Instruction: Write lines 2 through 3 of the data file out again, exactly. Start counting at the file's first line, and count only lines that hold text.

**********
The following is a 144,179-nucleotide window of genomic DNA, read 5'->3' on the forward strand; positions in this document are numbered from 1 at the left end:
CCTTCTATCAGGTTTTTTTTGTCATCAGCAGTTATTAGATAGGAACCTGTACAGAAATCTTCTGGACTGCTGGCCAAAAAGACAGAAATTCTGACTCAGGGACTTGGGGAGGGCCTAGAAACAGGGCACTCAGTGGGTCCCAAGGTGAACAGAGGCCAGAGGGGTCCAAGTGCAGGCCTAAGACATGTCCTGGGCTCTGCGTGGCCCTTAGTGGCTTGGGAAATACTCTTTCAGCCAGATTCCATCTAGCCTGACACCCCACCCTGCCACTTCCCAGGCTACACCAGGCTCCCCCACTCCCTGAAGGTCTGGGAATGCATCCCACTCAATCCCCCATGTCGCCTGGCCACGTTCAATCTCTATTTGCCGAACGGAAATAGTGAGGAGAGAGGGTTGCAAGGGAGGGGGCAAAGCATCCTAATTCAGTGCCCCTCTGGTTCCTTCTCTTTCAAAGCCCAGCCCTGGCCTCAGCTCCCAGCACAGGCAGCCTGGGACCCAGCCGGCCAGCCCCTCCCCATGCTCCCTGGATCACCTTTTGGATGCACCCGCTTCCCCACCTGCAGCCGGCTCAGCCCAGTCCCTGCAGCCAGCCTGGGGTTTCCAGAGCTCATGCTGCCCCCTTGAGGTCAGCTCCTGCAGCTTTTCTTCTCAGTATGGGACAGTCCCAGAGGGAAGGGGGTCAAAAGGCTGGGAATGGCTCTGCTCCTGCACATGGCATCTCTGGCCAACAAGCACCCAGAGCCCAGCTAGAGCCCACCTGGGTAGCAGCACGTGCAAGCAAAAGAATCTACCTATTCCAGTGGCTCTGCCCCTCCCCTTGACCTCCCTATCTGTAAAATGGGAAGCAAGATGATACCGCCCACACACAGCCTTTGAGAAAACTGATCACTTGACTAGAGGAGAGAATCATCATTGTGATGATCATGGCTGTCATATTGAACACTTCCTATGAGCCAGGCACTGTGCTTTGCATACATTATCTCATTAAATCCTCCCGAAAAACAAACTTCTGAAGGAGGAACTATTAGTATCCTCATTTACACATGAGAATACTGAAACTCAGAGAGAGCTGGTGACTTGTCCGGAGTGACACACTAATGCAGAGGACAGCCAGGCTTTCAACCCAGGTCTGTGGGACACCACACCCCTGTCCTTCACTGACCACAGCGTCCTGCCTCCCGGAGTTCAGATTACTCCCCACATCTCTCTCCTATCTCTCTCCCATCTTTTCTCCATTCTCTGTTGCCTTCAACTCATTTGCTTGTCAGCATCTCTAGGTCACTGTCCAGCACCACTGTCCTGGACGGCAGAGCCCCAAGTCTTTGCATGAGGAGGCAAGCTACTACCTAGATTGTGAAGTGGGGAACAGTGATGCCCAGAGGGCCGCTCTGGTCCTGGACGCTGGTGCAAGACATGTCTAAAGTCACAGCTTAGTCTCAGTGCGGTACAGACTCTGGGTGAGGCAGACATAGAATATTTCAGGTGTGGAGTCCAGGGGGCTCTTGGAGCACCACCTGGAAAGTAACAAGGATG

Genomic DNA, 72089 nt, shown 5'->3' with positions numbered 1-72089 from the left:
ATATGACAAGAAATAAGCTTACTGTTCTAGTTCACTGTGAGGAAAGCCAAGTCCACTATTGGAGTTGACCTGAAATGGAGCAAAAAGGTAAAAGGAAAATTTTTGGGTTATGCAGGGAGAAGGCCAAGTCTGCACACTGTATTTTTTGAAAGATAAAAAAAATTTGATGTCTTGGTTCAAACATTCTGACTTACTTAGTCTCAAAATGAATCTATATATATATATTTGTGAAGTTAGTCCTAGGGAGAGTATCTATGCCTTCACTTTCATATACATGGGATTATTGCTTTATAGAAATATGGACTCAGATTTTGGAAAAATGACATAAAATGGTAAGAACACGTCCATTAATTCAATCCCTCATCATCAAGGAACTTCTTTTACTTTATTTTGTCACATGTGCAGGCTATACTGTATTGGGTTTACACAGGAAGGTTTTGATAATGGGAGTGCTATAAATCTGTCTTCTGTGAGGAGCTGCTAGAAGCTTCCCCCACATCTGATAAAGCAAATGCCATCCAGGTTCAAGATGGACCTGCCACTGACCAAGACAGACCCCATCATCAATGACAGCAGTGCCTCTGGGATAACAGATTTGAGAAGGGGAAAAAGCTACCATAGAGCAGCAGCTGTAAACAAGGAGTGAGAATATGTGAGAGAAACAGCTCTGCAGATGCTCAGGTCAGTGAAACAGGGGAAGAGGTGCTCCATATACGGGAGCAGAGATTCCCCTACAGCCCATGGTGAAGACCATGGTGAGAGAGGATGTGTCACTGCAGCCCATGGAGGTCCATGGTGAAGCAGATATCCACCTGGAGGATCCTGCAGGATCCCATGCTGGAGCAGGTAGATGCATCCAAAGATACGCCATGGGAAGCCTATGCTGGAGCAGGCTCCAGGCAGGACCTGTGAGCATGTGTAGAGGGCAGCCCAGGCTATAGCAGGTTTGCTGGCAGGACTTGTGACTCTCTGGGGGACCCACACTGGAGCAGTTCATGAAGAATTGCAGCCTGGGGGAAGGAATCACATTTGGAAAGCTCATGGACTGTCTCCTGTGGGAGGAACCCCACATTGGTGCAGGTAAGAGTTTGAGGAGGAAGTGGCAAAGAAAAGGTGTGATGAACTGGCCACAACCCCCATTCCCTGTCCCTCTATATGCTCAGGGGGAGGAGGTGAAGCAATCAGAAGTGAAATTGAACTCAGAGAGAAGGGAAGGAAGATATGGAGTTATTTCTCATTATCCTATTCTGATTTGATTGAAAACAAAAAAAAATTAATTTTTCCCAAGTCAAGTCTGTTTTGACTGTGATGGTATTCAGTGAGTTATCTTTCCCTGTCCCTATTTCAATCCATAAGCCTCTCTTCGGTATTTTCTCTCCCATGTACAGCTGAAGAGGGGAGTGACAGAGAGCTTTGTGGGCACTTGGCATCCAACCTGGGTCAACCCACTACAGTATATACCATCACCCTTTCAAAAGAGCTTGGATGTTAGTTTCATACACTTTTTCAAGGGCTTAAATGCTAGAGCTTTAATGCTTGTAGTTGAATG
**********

CCTTCTATCAGGTTTTTTTTGTCATCAGCAGTTATTAGATAGGAACCTGTACAGAAATCTTCTGGACTGCTGGCCAAAAAGACAGAAATTCTGACTCAGGGACTTGGGGAGGGCCTAGAAACAGGGCACTCAGTGGGTCCCAAGGTGAACAGAGGCCAGAGGGGTCCAAGTGCAGGCCTAAGACATGTCCTGGGCTCTGCGTGGCCCTTAGTGGCTTGGGAAATACTCTTTCAGCCAGATTCCATCTAGCCTGACACCCCACCCTGCCACTTCCCAGGCTACACCAGGCTCCCCCACTCCCTGAAGGTCTGGGAATGCATCCCACTCAATCCCCCATGTCGCCTGGCCACGTTCAATCTCTATTTGCCGAACGGAAATAGTGAGGAGAGAGGGTTGCAAGGGAGGGGGCAAAGCATCCTAATTCAGTGCCCCTCTGGTTCCTTCTCTTTCAAAGCCCAGCCCTGGCCTCAGCTCCCAGCACAGGCAGCCTGGGACCCAGCCGGCCAGCCCCTCCCCATGCTCCCTGGATCACCTTTTGGATGCACCCGCTTCCCCACCTGCAGCCGGCTCAGCCCAGTCCCTGCAGCCAGCCTGGGGTTTCCAGAGCTCATGCTGCCCCCTTGAGGTCAGCTCCTGCAGCTTTTCTTCTCAGTATGGGACAGTCCCAGAGGGAAGGGGGTCAAAAGGCTGGGAATGGCTCTGCTCCTGCACATGGCATCTCTGGCCAACAAGCACCCAGAGCCCAGCTAGAGCCCACCTGGGTAGCAGCACGTGCAAGCAAAAGAATCTACCTATTCCAGTGGCTCTGCCCCTCCCCTTGACCTCCCTATCTGTAAAATGGGAAGCAAGATGATACCGCCCACACACAGCCTTTGAGAAAACTGATCACTTGACTAGAGGAGAGAATCATCATTGTGATGATCATGGCTGTCATATTGAACACTTCCTATGAGCCAGGCACTGTGCTTTGCATACATTATCTCATTAAATCCTCCCGAAAAACAAACTTCTGAAGGAGGAACTATTAGTATCCTCATTTACACATGAGAATACTGAAACTCAGAGAGAGCTGGTGACTTGTCCGGAGTGACACACTAATGCAGAGGACAGCCAGGCTTTCAACCCAGGTCTGTGGGACACCACACCCCTGTCCTTCACTGACCACAGCGTCCTGCCTCCCGGAGTTCAGATTACTCCCCACATCTCTCTCCTATCTCTCTCCCATCTTTTCTCCATTCTCTGTTGCCTTCAACTCATTTGCTTGTCAGCATCTCTAGGTCACTGTCCAGCACCACTGTCCTGGACGGCAGAGCCCCAAGTCTTTGCATGAGGAGGCAAGCTACTACCTAGATTGTGAAGTGGGGAACAGTGATGCCCAGAGGGCCGCTCTGGTCCTGGACGCTGGTGCAAGACATGTCTAAAGTCACAGCTTAGTCTCAGTGCGGTACAGACTCTGGGTGAGGCAGACATAGAATATTTCAGGTGTGGAGTCCAGGGGGCTCTTGGAGCACCACCTGGAAAGTAACAAGGATG

Genomic DNA, 72089 nt, shown 5'->3' with positions numbered 1-72089 from the left: